Pentremites is the most common Middle to Late Mississippian blastoid found in Kentucky and surrounding states, but several other genera of blastoids occur in Lower Mississippian and older strata. In the Middle Mississippian Warsaw and Salem Formations (often mapped together in Kentucky as Salem-Warsaw Formation), Pentremites (P. conoidus), occur with two other blastoids, Diploblastus sp. (possibly D. glaber), and Metablastus (several species). Another blastoid, Tricoelocrinus was historically reported from the Somerset Shale Member of the Warsaw Formation in Kentucky (Feldman, 1989; Chesnut and Ettensohn, 1988), but that genera was later interpreted as a growth variant of Metablastus so now is considered a species of Metablastus, rather than a separate genera (Ciampaglio and others, 2017). Diploblastus is smaller and more globe-shaped than Pentremites conoidus. The two blastoids are diffrentiated based on details of the holes (spiracles) on top of their thecas. Metablastus is easily distinguished from Pentremites by its length, longer (taller) pelvis, and different shaped ambulacra. In Mississippian strata above the Ste. Genevieve Limestone, Pentremites is the only known blastoid genera in Kentucky. This is one of the reasons it is important to record where fossils are found. If you know the location, you can determine the bedrock unit, which often can narrow down the possibilities of fossils which are known from that unit!
Life and paleoecology
Blastoids like Pentremites were marine invertebrates. They lived in shallow marine seas that once covered Kentucky and surrounding areas. Pentremites shared the sea floor with other marine organisms like brachiopods, corals, fenestrate bryozoa, and crinoids. Pentremites filtered food from the seawater through the bristles (brachioles) on top of its theca. The food was carried down the ambulacra to the mouth in the center of the theca (Beaver and others, 1967). Thecas were attached to narrow stems which attached to the sea floor, giving Pentremites blastoids a flower-like appearance, similar to their cousins, crinoids. Unfortunately, only a few Pentremites thecas have ever been found attached to their columns, so we really don’t know much about how these blastoids attached to the sea floor. Two columns reported by Strimple (1977) were 10 and 20 cm long, and had cirri attached. Cirri are root-like extensions of the columns. They may have helped anchor the column to the sea floor. Whether the column was mostly upright or mostly dragged on the sea floor with multiple cirri anchors is uncertain. The fact that so few columns have been found attached to their thecas indicates that Pentremites fell apart relatively easily after death.
Pentremites are commonly found in groups or clusters with crinoids. In the Middle to Late Mississippian, gardens of crinoids and blastoids would have covered the sea floor with delicate fenestrate bryozoan fans and many types of brachiopods.
- Atwood, J.W., and Sumrall, C.D., 2012, Morphometric investigation of the Pentremites fauna from the Glen Dean Formation, Kentucky: Journal of Paleontology, v. 86, no. 5, p. 813–828.
- Bassler, R.S. and Moodey, M.W., 1943, Bibliographic and faunal index of Paleozoic pelmatozoan echinoderms: Geological Society of America Special Paper 45, 734 p.
- Beaver, H.H., Fay, R.O., Macurda, D.B., Moore, R.C., and Wanner, J., 1967, Part S–Blastoids, in Moore, R.C., ed., Echinoderms: Geological Society of America and University of Kansas Press, Treatise of Invertebrate Paleontology, part S, v. 2, p. S298–S445.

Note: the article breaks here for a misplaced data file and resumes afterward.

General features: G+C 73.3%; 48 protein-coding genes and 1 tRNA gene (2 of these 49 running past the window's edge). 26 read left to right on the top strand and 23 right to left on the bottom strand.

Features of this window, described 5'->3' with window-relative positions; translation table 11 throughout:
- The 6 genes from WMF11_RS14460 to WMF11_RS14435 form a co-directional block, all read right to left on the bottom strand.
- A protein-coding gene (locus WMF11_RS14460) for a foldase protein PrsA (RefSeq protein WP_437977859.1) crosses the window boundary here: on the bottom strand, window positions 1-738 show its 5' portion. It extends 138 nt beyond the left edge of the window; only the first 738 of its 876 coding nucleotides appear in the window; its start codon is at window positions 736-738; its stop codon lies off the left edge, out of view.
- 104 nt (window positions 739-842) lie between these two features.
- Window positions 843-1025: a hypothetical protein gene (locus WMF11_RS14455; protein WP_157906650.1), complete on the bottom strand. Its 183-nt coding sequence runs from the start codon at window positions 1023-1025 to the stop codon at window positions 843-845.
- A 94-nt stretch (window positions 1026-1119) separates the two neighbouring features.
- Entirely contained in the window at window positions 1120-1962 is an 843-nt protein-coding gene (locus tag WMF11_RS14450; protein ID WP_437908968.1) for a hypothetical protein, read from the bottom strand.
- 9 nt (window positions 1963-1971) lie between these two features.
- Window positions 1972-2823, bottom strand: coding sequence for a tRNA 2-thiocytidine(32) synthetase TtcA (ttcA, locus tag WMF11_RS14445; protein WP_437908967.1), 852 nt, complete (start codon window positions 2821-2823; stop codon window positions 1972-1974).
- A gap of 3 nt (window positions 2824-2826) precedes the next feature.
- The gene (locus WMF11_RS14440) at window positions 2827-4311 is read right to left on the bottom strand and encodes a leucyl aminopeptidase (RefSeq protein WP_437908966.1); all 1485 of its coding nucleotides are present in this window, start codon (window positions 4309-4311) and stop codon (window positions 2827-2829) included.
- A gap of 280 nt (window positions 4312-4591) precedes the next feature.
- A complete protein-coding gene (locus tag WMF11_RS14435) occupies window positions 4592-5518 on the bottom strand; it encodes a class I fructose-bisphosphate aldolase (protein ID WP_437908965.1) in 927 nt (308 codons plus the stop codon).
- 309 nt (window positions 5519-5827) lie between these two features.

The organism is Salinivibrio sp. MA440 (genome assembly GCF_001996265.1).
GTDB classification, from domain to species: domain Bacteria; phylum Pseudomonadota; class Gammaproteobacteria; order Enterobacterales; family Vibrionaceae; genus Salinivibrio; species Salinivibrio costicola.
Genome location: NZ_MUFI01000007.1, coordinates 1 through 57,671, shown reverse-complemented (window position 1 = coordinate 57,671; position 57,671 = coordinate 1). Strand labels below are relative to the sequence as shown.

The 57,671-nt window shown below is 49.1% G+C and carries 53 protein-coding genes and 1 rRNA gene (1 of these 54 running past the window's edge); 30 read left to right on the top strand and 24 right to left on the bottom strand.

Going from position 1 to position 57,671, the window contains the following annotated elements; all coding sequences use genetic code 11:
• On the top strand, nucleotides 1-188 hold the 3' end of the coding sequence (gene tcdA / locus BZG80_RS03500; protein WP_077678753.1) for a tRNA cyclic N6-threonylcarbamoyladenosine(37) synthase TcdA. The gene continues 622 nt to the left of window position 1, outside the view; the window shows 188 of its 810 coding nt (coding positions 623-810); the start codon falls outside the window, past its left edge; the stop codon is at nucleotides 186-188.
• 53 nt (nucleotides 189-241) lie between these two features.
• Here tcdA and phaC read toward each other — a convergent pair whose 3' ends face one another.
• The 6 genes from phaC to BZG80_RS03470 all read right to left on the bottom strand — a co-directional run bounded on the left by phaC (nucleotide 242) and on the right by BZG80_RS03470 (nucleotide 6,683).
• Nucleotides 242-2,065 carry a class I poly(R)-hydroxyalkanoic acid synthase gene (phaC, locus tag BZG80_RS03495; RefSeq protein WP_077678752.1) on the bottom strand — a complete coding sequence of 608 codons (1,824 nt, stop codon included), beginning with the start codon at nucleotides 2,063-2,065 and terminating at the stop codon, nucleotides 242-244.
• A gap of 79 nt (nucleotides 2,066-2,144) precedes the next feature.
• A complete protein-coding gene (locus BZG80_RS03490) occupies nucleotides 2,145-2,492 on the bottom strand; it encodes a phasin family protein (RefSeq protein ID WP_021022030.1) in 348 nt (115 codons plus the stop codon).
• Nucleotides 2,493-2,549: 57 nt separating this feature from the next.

- Beaver, H.H., and Fabian, A.J., 1998, Color patterns in Mississippian (Chesterian) blastoids: Journal of Paleontology, v. 72, no. 2, p. 332–338.
- Chesnut, D.R., Jr., and Ettensohn, F.R., 1988, Hombergian (Chesterian) echinoderm paleontology and paleoecology, south–central Kentucky: Bulletins of American Paleontology, v. 95, no. 330, 102 p.
- Ciampaglio, C.N., Jacquemin, S.J., and Fabian, A.J., 2017, Morphological analysis of the blastoid taxa Metablastus wortheni and Tricoelocrinus woodmani with emphasis on taxonomic implications: Southeastern Geology, v. 52, no. 4, p. 205–222.
- Defrance, J.M.L., 1819, Dictionnaire des Sciences Naturelles, v. 14, EA–EQE, p. 467.
- Ettensohn, F.R., Ausich, W.I., Kammer, T.W., Johnson, W.K., and Chesnut, Dr., Jr., 2009, Carboniferous echinoderm succession in the Appalachian basin in Greb, S.F., and Chesnut, D.R., Jr., eds., Carboniferous [Geology and Biostratigraphy] of the Appalachian and Black Warrior Basins: Kentucky Geological Survey, Special Publication 10, p. 85–93.
- Fay, R.O., 1961a, Blastoid studies: University of Kansas Paleontological Contributions, Echinodermata, Article no. 3, 147 p.
- Fay, R.O., 1961b, The type of Pentremites Say: Journal of Paleontology, v. 35, p. 868–873.
- Feldman, H.R., 1989, Echinoderms of the Somerset Shale Member, Salem Limestone (Mississippian), in Indiana and Kentucky: Journal of Paleontology, v. 63, no. 6, p. 900–912.
- Galloway, J.J., and Kaska, H.V., 1957, Genus Pentremites and its species: Geological Society of America Memoir 69, 130 p.
- Horowitz, A.S., Macurda, D.B., and Waters, J.A., 1981, Taxonomic revision of Pentremites Say (Blastoidea): Geological Society of America, Abstracts with Programs, v. 13, p. 281.
- Jillson, W.R., 1965, The geology of Casey County, Kentucky: Frankfort, Kentucky, Roberts Printing Co., 108 p.
- Parkinson, J., 1808, Organic remains of a former world: London, Noraville & Fell, v. 2, p. 235–236, plate 13, Figs. 36–37.
- Say, Thomas, 1820, Observations on some species of zoophytes, shells, etc., principally fossil: American Journal of Science, v. 2, no. 2, p. 34–45.
- Strimple, H.L., 1977, Unusual morphological features in the blastoid genus Pentremites: Geological Magazine, v. 114, no. 1, p. 9–13.
- Taylor, R.S., 1968, Paleontology and lithology of the Salem Limestone (Mississippian) in south-central Kentucky: The Compass of Sigma Gamma Epsilon, v. 46, p. 46–54.
- Waters, J. A., Horowitz, A.S., and Macurda, D.B., 1985, Ontogeny and phylogeny of the Carboniferous blastoid Pentremites: Journal of Paleontology, v. 59, no. 3, p. 701–712.
- Weller, 1931, Mississippian fauna, in Jillson, W.R., ed., Paleontology of Kentucky: Kentucky Geological Survey, v. 36, p. 250–291.
Text, photographs, and illustrations by Stephen Greb (unless otherwise cited)